Isn’t Evolution Just a Theory?

 

 

There are some who are in favor of public schools teaching the “controversy” of evolutionary theory. Complaints often come from people, most notably Christians, that evolution is “just” a theory and therefore does not prove anything conclusive. Evolutionary scientists will readily point out that saying “just” a theory is incorrect. They will rightly state that theories are an integral part of the scientific method and one of the foundations of modern science.

The term theory as used in science is actually the result of many observations, empirical testing and the accumulation of vast amounts of data. As such, to say that evolution is “just” a theory only shows ignorance of the scientific method on the part of the commentator. I personally do not think that the theory of evolution is “just” a theory. In fact, I do not think that it is a theory at all.

From a typical dictionary: “Theories are intended to be an accurate, predictive description of the natural world.” Note the word “predictive”. A scientific theory should be able to explain past and current events. It should also be able to predict future events as well. The “theory” of evolution claims great prowess in explaining what has happened in the past but is impotent in predicting what may happen in the future.

The theory of evolution is often compared to gravitational and atomic theory. There is however one big difference between these various theories. Gravitational and atomic theory are both explanatory and predictive. The theory of evolution cannot predict anything.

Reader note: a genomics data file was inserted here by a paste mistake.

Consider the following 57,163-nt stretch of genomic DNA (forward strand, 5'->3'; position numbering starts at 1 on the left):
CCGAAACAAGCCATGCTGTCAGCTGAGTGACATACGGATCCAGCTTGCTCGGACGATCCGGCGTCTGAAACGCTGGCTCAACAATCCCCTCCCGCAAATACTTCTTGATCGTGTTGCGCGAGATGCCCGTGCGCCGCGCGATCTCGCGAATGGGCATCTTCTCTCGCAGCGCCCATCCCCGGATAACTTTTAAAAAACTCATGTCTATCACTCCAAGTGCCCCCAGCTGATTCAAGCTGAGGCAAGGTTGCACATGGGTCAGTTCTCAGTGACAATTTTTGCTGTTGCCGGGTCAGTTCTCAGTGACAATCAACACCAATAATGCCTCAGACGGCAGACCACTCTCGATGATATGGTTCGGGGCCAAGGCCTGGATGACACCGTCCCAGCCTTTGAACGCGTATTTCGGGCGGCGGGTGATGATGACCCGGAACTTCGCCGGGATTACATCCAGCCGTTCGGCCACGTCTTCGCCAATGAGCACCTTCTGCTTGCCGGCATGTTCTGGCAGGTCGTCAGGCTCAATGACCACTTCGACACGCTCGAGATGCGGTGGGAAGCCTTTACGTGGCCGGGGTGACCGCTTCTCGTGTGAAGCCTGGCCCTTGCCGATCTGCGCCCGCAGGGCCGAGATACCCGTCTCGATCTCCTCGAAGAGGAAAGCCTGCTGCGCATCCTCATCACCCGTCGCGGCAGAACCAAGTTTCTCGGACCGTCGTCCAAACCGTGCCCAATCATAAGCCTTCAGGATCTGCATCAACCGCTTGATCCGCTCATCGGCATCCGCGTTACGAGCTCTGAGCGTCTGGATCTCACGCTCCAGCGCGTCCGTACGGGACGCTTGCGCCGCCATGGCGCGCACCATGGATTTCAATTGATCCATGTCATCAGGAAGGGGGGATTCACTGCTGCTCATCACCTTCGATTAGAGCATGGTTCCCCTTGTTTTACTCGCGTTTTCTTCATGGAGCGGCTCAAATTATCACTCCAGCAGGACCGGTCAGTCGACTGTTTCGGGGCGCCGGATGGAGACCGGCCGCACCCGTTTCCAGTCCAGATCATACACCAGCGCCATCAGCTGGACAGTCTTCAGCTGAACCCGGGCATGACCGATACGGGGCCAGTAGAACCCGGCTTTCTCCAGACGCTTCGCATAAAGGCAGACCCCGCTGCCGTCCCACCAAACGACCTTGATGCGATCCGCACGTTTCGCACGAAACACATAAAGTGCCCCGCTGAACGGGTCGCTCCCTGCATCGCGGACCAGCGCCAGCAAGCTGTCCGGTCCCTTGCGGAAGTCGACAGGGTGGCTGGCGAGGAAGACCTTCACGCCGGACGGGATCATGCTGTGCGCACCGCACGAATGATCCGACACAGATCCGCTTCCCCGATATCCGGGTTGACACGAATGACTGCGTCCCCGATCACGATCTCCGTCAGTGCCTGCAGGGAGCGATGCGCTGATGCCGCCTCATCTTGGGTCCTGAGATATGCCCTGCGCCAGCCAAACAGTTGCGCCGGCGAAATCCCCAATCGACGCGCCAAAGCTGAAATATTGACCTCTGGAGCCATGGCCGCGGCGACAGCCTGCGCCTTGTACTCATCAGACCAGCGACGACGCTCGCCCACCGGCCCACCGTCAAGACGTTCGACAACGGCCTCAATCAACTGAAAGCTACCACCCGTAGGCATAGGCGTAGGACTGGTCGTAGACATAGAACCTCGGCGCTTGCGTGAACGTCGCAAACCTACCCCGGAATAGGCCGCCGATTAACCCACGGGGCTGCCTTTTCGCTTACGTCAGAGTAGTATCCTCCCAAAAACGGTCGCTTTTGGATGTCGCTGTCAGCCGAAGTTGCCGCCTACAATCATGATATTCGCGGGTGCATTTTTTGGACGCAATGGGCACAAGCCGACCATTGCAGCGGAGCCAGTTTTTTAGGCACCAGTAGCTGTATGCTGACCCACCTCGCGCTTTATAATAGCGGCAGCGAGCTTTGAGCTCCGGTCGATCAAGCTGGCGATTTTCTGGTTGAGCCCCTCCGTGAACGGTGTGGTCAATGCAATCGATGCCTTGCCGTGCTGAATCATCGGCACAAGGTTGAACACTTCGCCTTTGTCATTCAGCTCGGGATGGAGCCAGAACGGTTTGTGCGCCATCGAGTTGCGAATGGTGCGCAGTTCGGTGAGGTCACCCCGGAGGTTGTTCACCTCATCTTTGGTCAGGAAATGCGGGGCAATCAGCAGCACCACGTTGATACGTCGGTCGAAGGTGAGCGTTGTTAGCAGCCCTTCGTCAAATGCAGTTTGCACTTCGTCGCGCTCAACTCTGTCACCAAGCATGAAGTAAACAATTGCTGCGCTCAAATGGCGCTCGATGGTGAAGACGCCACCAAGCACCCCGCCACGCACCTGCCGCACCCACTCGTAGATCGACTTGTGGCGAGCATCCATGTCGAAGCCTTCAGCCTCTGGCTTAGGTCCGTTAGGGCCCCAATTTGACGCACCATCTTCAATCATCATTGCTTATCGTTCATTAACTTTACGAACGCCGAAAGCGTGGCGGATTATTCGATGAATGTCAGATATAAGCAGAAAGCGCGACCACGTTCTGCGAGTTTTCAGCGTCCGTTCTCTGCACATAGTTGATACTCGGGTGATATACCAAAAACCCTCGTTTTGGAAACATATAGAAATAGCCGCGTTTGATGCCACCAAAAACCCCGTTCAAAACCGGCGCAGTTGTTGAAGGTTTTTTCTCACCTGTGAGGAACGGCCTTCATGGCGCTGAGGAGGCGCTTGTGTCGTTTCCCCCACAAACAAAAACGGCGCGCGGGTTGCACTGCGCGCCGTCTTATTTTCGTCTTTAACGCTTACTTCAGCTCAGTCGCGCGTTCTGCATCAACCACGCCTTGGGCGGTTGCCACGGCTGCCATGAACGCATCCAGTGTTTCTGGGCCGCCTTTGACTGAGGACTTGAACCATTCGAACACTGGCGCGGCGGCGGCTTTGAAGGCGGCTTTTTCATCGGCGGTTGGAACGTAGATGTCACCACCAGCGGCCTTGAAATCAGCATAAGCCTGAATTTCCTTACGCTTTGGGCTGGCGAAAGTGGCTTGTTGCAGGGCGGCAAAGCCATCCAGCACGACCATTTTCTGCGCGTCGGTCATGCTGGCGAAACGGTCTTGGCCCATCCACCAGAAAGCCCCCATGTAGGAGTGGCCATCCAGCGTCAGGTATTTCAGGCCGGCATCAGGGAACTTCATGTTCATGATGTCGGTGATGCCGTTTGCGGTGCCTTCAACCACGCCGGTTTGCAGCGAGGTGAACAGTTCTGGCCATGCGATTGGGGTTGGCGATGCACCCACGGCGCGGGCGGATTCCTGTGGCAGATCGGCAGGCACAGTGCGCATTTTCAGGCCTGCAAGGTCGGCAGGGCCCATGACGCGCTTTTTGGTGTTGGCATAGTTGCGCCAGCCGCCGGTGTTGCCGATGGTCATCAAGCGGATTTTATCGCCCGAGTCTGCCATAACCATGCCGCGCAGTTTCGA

Atomic theory explains the spectrum of individual atoms, the bond strength between different elements and a whole host of other observations. Atomic theory was also used to design the first atomic bomb. When that first bomb went off in the New Mexico desert what happened was not a surprise. Scientists had a pretty good idea of what would take place based on the current atomic theory of the day. No doubt some things were different than expected but all in all atomic theory was used successfully to build the A-bomb.

Gravitational theory explains the motions of the planets, the path of projectiles and even why we fall down. Gravitational theory was also used to put a man on the moon in 1969. When Apollo 11 left the ground the scientists that designed the rocket didn’t just push a button and hope for the best. They knew how much fuel was needed, how fast the craft had to go and where the ship should land. They also knew exactly what was needed to get the astronauts back home alive. All of this was based on the predictive power of gravitational theory.